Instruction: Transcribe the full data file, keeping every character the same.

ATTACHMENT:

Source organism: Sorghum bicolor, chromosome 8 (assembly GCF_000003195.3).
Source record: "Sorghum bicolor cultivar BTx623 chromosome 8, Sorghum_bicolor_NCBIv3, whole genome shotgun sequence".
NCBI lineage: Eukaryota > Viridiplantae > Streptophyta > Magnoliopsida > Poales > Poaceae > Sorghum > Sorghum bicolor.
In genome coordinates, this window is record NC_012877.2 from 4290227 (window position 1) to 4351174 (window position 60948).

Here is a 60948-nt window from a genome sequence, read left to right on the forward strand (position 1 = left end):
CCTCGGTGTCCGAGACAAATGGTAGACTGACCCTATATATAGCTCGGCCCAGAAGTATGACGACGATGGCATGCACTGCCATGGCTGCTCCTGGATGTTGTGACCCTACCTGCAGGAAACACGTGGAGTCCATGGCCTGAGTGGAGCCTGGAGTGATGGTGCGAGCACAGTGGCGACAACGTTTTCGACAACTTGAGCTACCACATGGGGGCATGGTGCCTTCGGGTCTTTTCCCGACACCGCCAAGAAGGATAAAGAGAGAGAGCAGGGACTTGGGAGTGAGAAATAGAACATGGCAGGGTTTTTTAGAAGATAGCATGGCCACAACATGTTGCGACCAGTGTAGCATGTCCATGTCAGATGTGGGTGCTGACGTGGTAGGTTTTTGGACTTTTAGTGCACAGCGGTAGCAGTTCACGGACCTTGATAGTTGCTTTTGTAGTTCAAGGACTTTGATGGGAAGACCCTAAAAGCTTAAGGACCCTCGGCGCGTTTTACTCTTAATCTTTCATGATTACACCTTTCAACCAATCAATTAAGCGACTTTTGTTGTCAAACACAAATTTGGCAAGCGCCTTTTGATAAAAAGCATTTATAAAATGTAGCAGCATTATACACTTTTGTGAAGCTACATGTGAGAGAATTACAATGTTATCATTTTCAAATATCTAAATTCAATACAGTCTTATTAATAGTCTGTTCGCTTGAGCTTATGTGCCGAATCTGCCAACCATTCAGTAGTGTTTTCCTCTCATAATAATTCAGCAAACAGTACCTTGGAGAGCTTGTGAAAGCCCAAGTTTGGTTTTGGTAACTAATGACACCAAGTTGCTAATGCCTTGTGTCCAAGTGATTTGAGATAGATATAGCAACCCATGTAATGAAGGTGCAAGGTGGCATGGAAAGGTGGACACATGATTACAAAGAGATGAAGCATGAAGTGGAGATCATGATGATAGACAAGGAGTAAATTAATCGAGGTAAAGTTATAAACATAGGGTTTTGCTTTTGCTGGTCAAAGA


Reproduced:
Source organism: Sorghum bicolor, chromosome 8 (assembly GCF_000003195.3).
Source record: "Sorghum bicolor cultivar BTx623 chromosome 8, Sorghum_bicolor_NCBIv3, whole genome shotgun sequence".
NCBI lineage: Eukaryota > Viridiplantae > Streptophyta > Magnoliopsida > Poales > Poaceae > Sorghum > Sorghum bicolor.
In genome coordinates, this window is record NC_012877.2 from 4290227 (window position 1) to 4351174 (window position 60948).

Here is a 60948-nt window from a genome sequence, read left to right on the forward strand (position 1 = left end):
CCTCGGTGTCCGAGACAAATGGTAGACTGACCCTATATATAGCTCGGCCCAGAAGTATGACGACGATGGCATGCACTGCCATGGCTGCTCCTGGATGTTGTGACCCTACCTGCAGGAAACACGTGGAGTCCATGGCCTGAGTGGAGCCTGGAGTGATGGTGCGAGCACAGTGGCGACAACGTTTTCGACAACTTGAGCTACCACATGGGGGCATGGTGCCTTCGGGTCTTTTCCCGACACCGCCAAGAAGGATAAAGAGAGAGAGCAGGGACTTGGGAGTGAGAAATAGAACATGGCAGGGTTTTTTAGAAGATAGCATGGCCACAACATGTTGCGACCAGTGTAGCATGTCCATGTCAGATGTGGGTGCTGACGTGGTAGGTTTTTGGACTTTTAGTGCACAGCGGTAGCAGTTCACGGACCTTGATAGTTGCTTTTGTAGTTCAAGGACTTTGATGGGAAGACCCTAAAAGCTTAAGGACCCTCGGCGCGTTTTACTCTTAATCTTTCATGATTACACCTTTCAACCAATCAATTAAGCGACTTTTGTTGTCAAACACAAATTTGGCAAGCGCCTTTTGATAAAAAGCATTTATAAAATGTAGCAGCATTATACACTTTTGTGAAGCTACATGTGAGAGAATTACAATGTTATCATTTTCAAATATCTAAATTCAATACAGTCTTATTAATAGTCTGTTCGCTTGAGCTTATGTGCCGAATCTGCCAACCATTCAGTAGTGTTTTCCTCTCATAATAATTCAGCAAACAGTACCTTGGAGAGCTTGTGAAAGCCCAAGTTTGGTTTTGGTAACTAATGACACCAAGTTGCTAATGCCTTGTGTCCAAGTGATTTGAGATAGATATAGCAACCCATGTAATGAAGGTGCAAGGTGGCATGGAAAGGTGGACACATGATTACAAAGAGATGAAGCATGAAGTGGAGATCATGATGATAGACAAGGAGTAAATTAATCGAGGTAAAGTTATAAACATAGGGTTTTGCTTTTGCTGGTCAAAGA